At A High Cost . . . .


When I was younger and found footing in my woman’s novels, I came across soon to be a favorite writer.  It was a time when the library was my sons and my main excursion to replenish our idea resources.

Marcia  Willett was her name and a favorite book ‘A Week In Winter’  was a delightful and thoughtful awakening to what had been a sleeping knowledge in me.  In a conversation of two women the phrasing I wrote of was this.

‘If someone steps aside from the herd, he is likely to be torn to pieces.  We are all so insecure you see. If you believe differently from me, I either have to question my own beliefs or prove that you are wrong.  Misguided, stupid and ill bred, it really doesn’t matter how I label you as long as I continue to feel complacent and safe.’


Many years ago I read that and today in the culling of too much writing of mine and too much clipping of too much clipping, I came across a Sydney Harris , (a favorite philosopher guru) with the words saying that we fail to reward pursuers of knowledge.  We praise celebrities who entertain and dance and throw a ball but not those who devote their lives to the pursuit of knowledge.

Even now the tears rise as then when I realize I was apologizing for intelligence needing to share the excitement in learning something with a beloved. When reflecting on my immediate response, I was appalled at my lack of gratitude for a gift bringing such grace and life to so many.  Knowing if I saw a child ever apologizing for this rare and beautiful gift, I would pull them by the ear if necessary, out of a situation wanting what was earned by heart’s work and love of learning.

Yet we realize that a home with a parent on the premises who chooses books and music and good talk will produce creative and contributing adults.

The article appeared in the Detroit Free Press on September 16, 1985.  Marcia Willett’s book was published in 2001 in Great Britain.  So the commonality of these thoughts brewed in and among us for several years and languished in my dusty notes to drive me to the ibm machine which remembers their muscle memory in today’s hands which are insensitive.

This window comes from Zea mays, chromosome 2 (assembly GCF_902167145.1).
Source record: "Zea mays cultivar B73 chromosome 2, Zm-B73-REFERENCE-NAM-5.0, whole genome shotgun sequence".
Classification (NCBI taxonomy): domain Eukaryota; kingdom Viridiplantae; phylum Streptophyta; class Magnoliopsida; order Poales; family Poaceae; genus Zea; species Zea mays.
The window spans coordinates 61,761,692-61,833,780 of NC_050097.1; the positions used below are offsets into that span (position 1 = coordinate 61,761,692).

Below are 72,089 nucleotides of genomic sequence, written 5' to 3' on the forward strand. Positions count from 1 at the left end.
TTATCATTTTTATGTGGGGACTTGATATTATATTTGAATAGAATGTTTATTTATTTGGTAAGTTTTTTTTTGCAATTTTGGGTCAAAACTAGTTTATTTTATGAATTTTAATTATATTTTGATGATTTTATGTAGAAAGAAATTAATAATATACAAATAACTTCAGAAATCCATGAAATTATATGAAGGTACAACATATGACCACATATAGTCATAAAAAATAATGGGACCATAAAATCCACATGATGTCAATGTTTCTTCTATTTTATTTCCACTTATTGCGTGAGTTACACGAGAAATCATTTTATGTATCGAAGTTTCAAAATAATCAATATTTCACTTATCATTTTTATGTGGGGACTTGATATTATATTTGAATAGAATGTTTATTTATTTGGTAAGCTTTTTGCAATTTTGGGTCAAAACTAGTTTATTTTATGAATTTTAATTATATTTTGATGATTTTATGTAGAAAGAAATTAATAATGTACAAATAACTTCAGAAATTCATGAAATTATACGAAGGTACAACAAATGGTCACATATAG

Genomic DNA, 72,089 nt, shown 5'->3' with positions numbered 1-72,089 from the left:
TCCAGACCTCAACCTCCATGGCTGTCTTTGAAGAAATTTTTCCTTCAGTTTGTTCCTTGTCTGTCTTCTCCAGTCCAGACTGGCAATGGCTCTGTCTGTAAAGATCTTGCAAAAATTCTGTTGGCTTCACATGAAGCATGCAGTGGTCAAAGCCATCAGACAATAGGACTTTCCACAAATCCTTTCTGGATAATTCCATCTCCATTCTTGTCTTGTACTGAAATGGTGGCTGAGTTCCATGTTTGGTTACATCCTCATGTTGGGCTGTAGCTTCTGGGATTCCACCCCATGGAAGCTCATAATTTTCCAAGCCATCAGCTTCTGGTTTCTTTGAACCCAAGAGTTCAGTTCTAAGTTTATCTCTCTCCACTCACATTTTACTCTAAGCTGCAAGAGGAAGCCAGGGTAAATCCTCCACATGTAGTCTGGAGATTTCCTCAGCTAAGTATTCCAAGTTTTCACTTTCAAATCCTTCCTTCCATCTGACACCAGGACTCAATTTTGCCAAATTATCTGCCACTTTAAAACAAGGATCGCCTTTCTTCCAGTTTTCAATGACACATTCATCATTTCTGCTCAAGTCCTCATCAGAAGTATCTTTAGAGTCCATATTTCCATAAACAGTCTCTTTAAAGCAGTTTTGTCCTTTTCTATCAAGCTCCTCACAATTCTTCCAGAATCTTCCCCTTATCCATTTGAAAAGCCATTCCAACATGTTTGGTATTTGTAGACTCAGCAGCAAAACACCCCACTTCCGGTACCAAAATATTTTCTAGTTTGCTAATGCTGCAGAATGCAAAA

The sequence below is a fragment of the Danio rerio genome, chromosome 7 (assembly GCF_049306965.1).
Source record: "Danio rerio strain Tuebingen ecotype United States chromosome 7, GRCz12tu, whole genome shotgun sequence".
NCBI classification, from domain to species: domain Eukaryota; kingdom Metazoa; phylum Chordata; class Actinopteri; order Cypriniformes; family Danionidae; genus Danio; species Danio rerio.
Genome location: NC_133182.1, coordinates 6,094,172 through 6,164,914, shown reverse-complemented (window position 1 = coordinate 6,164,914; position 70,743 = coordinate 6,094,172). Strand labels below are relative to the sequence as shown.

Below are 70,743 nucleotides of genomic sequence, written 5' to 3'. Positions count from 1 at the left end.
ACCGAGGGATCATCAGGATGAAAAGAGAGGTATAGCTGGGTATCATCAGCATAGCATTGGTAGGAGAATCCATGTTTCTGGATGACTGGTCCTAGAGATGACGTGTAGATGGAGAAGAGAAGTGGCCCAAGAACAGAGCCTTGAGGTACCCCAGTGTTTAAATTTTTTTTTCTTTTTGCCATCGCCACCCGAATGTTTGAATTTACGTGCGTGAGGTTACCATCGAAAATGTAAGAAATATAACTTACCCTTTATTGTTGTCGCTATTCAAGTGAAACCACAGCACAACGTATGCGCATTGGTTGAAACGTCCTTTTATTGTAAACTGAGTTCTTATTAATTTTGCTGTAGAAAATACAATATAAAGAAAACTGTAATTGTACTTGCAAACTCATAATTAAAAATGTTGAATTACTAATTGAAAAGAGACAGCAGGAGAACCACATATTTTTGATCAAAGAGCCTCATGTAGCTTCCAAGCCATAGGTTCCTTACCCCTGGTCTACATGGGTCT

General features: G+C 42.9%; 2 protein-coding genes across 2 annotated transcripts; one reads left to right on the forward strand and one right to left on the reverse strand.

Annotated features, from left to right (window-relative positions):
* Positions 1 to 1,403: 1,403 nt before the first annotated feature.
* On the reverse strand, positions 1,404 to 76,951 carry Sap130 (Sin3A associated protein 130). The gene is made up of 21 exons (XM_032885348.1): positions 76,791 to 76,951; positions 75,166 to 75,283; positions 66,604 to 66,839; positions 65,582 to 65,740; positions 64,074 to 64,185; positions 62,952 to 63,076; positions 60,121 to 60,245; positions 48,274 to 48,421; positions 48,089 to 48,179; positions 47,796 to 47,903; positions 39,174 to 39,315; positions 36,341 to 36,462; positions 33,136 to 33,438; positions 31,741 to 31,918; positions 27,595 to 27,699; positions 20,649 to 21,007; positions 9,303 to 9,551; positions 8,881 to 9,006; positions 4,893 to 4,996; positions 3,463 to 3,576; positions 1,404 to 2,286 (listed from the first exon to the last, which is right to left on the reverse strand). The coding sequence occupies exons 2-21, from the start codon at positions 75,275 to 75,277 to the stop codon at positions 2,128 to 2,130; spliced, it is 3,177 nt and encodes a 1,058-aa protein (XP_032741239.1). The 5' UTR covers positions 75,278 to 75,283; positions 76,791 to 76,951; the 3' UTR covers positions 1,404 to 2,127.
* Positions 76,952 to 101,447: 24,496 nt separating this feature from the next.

Survival in a large family was what was a necessity.  Public education was what was destiny and not college.  But furthering my knowledge was my drive and as the family closed for the night, the dance with the sages began. It was an ancient saying that to educate a daughter one educates a family; a son one educates a one.  We must offer this passion for learning to those who would use this gift of mind.

Our eldest said that their growing years were enchanted.  Our middle son said I challenged his thinking every day.  Our youngest pursues me with challenges for constructive detail only the divine carpenter holds.

I have seen knowledge treated as sacred from the gift of mind. It has humbled me greatly.  I am indeed a rich lady.

It Is Time. . .

It comes with a cost.
Learning can rip the heart.
Let the words be carried
to the Ethers and
wrung dry of your tears.

You shout a language foreign
to the ears of him.  You live
nowhere but in your heart
and nowhere but in your mind.
It is time to go to that
small place and bless who you are.

Tears of anguish ask
for acknowledgement.
The words are lost on
the south wind which carry
them north and lost
on the north wind as it
brings them south again.

Your heart is tapped deeply
revealing the Source of who man is.
It is time.  It is time.

It is time he knows this.

(February 12, 1983 journal entry)

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